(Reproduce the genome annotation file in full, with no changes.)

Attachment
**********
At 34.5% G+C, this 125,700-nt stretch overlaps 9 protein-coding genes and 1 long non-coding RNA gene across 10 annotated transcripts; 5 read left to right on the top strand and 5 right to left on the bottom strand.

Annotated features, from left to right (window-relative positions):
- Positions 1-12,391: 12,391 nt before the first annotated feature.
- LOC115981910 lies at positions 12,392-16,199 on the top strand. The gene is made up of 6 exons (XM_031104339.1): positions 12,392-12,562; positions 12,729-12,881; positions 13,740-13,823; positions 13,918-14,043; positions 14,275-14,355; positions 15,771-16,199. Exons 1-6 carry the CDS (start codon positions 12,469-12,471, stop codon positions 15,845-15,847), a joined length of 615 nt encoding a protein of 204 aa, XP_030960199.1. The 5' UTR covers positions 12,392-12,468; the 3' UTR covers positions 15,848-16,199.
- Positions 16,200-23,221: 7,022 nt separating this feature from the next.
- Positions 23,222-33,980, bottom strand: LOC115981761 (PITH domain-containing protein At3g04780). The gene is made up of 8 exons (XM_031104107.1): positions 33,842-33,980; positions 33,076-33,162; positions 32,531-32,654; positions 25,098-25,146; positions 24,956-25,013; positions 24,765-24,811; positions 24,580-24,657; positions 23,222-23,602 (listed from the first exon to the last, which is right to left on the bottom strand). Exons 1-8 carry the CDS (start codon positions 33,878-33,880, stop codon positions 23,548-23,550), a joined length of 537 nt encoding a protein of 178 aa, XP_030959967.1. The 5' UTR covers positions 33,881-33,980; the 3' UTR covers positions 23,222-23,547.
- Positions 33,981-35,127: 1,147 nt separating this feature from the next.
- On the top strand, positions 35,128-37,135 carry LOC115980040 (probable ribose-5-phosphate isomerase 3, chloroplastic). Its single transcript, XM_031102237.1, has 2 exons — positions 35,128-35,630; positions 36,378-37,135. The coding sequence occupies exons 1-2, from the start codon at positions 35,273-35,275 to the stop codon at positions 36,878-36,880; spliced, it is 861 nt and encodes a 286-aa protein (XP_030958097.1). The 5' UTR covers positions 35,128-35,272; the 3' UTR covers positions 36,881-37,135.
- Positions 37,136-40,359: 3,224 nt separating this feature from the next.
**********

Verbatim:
At 34.5% G+C, this 125,700-nt stretch overlaps 9 protein-coding genes and 1 long non-coding RNA gene across 10 annotated transcripts; 5 read left to right on the top strand and 5 right to left on the bottom strand.

Annotated features, from left to right (window-relative positions):
- Positions 1-12,391: 12,391 nt before the first annotated feature.
- LOC115981910 lies at positions 12,392-16,199 on the top strand. The gene is made up of 6 exons (XM_031104339.1): positions 12,392-12,562; positions 12,729-12,881; positions 13,740-13,823; positions 13,918-14,043; positions 14,275-14,355; positions 15,771-16,199. Exons 1-6 carry the CDS (start codon positions 12,469-12,471, stop codon positions 15,845-15,847), a joined length of 615 nt encoding a protein of 204 aa, XP_030960199.1. The 5' UTR covers positions 12,392-12,468; the 3' UTR covers positions 15,848-16,199.
- Positions 16,200-23,221: 7,022 nt separating this feature from the next.
- Positions 23,222-33,980, bottom strand: LOC115981761 (PITH domain-containing protein At3g04780). The gene is made up of 8 exons (XM_031104107.1): positions 33,842-33,980; positions 33,076-33,162; positions 32,531-32,654; positions 25,098-25,146; positions 24,956-25,013; positions 24,765-24,811; positions 24,580-24,657; positions 23,222-23,602 (listed from the first exon to the last, which is right to left on the bottom strand). Exons 1-8 carry the CDS (start codon positions 33,878-33,880, stop codon positions 23,548-23,550), a joined length of 537 nt encoding a protein of 178 aa, XP_030959967.1. The 5' UTR covers positions 33,881-33,980; the 3' UTR covers positions 23,222-23,547.
- Positions 33,981-35,127: 1,147 nt separating this feature from the next.
- On the top strand, positions 35,128-37,135 carry LOC115980040 (probable ribose-5-phosphate isomerase 3, chloroplastic). Its single transcript, XM_031102237.1, has 2 exons — positions 35,128-35,630; positions 36,378-37,135. The coding sequence occupies exons 1-2, from the start codon at positions 35,273-35,275 to the stop codon at positions 36,878-36,880; spliced, it is 861 nt and encodes a 286-aa protein (XP_030958097.1). The 5' UTR covers positions 35,128-35,272; the 3' UTR covers positions 36,881-37,135.
- Positions 37,136-40,359: 3,224 nt separating this feature from the next.